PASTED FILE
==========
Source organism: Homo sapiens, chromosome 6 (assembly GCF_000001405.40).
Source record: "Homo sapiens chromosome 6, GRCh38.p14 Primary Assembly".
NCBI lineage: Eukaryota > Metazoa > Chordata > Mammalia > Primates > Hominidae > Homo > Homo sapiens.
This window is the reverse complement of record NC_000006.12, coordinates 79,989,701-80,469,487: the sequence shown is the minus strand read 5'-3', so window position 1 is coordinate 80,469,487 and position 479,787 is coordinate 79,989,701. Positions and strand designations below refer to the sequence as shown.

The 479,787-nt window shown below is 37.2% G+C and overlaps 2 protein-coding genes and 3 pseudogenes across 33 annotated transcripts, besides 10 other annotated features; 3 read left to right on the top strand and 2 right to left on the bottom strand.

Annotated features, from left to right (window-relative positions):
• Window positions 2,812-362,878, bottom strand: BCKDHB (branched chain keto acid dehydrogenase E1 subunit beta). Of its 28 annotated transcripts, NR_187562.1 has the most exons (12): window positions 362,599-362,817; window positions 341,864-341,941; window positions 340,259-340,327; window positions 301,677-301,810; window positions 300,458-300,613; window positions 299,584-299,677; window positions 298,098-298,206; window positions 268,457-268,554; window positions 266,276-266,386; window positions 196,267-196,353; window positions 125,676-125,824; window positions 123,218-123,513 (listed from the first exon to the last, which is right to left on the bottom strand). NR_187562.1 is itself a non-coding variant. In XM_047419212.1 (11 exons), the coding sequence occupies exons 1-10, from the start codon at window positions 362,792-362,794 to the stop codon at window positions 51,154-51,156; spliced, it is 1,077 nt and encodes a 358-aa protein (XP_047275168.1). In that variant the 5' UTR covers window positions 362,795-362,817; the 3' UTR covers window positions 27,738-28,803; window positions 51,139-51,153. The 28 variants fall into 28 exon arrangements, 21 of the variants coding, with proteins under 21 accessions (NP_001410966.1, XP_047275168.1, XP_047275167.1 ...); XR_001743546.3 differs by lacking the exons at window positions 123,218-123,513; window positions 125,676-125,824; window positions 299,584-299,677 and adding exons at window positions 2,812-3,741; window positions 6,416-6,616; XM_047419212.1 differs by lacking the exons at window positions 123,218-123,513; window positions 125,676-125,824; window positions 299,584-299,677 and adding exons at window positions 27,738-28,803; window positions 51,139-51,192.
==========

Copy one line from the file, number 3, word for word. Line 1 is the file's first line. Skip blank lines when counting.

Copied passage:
NCBI lineage: Eukaryota > Metazoa > Chordata > Mammalia > Primates > Hominidae > Homo > Homo sapiens.